|"Egyptian walking onions" an heirloom variety in my spring garden|
It's important when planning anything to look back at what you have done to see what worked and what didn't. I had some issues last year with cabbage planted too late and cracking, and with lettuces bolting too soon. I'd planted the lettuce close to the house, because the big garden wasn't yet tilled. But the spot they were in didn't quite get enough shade in the hot afternoons, so the heat caused the early bolt. The cabbage was out in the main garden, and I'd planted it later. In order to keep the plants around it growing I was watering more heavily in June/July while it was growing... and sadly it caused the heads to "crack." My chickens didn't mind, as they were happy to eat any cracked cabbage heads. :P
This year, I'm being patient for my hubby to get the big garden tilled, so I can plant the lettuce there, in cold frames. Then we will companion-plant it with carrots and cucumbers, so I can trellis the cucumbers over the lettuce and spinach... hopefully holding off the bolt. Also, that end of the garden has better afternoon shade. Double win.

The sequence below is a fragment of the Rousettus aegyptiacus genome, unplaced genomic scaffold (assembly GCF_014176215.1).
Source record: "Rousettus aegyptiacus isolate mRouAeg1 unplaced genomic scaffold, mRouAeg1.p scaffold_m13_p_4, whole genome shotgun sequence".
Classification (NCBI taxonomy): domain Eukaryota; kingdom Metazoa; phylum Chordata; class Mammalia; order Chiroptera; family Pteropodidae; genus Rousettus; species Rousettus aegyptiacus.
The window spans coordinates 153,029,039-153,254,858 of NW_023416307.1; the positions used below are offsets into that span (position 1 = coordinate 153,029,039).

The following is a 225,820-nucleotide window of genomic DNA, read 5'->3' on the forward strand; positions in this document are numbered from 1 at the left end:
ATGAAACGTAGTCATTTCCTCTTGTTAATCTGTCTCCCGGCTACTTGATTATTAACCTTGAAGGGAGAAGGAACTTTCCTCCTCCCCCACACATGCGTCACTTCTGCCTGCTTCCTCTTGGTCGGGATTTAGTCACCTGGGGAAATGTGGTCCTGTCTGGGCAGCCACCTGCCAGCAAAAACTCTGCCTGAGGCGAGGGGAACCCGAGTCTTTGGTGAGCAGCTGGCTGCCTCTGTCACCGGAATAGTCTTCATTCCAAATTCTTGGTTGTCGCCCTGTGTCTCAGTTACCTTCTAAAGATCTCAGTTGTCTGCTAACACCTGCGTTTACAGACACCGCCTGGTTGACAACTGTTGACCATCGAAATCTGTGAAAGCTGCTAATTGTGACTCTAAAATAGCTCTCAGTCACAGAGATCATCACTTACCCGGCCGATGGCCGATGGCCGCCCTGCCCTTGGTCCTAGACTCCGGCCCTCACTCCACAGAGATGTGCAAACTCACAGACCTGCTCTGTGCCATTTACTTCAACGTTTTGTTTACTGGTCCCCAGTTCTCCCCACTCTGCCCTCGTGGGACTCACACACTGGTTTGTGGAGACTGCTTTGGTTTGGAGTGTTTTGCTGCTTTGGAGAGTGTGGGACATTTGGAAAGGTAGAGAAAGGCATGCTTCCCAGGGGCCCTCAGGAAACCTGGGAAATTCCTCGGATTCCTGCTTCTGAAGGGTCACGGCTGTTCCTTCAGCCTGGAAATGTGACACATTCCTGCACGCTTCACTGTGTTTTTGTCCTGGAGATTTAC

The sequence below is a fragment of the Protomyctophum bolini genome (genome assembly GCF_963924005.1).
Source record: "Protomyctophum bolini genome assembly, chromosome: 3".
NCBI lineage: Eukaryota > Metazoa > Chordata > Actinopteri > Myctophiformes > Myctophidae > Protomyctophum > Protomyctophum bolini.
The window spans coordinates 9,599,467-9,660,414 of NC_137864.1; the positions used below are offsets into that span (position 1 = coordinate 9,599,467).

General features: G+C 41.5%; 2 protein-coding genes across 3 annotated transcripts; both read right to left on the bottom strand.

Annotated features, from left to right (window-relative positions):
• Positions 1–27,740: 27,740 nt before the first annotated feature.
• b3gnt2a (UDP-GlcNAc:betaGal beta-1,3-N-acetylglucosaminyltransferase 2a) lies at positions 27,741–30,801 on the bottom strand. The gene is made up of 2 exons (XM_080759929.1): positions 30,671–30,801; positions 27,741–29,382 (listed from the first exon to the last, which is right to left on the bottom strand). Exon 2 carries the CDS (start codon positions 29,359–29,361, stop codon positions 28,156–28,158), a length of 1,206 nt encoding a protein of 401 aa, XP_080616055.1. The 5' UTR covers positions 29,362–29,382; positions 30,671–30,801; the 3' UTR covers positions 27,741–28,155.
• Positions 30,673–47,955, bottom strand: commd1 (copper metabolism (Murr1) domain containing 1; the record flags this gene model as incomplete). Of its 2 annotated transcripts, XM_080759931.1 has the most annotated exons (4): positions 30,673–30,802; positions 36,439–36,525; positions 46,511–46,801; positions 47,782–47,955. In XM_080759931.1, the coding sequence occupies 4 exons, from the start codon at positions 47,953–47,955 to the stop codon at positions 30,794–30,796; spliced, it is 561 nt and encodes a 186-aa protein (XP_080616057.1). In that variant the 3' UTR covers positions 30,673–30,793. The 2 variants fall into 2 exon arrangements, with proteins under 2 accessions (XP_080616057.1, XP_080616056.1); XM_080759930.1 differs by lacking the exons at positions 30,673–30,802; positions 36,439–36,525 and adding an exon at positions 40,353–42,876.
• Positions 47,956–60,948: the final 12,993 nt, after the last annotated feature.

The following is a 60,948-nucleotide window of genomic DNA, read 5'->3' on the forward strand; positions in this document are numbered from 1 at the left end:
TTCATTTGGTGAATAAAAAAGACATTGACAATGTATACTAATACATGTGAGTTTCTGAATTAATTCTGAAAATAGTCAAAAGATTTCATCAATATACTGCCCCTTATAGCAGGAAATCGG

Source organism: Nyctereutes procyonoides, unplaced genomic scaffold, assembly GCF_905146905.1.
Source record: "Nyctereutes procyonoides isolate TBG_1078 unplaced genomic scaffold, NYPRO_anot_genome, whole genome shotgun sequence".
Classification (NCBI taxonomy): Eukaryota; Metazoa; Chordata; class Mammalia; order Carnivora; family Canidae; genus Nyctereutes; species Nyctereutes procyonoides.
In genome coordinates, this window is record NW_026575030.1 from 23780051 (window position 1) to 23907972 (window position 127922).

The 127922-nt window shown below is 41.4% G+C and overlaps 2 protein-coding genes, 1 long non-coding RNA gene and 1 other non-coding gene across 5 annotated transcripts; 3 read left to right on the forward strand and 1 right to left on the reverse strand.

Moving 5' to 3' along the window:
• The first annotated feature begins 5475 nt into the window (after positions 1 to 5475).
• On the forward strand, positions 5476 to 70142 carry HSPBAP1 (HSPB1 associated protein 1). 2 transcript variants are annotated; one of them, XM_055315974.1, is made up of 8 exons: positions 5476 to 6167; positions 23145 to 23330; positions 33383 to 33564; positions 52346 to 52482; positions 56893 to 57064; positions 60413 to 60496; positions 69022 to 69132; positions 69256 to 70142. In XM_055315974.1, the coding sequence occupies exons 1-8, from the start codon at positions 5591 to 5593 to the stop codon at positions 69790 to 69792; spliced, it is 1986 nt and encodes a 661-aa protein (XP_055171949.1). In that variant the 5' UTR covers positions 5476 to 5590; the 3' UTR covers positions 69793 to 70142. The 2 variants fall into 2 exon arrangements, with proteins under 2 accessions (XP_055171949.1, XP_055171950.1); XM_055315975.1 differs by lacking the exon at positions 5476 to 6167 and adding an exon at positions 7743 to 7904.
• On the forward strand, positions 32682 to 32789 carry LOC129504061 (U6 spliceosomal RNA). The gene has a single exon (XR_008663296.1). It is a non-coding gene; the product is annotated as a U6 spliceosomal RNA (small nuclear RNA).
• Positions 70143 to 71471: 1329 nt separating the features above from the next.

I'm also planning to put the cabbage in the small "spring" garden near the house where I can plant them in a raised bed with soaker hoses, in hopes of avoiding the cracking. Wish me luck!
Here's a photo-progression of last year's spring beds:
|building our raised bed cold frames|
|planted and covered|
|l-r: horse-radish, onions, garlic, lettuce, spinach, |
with peas and rhubarb in the back
|we harvested about 20 gallon bags of greens from one bed|
|sugar snap peas|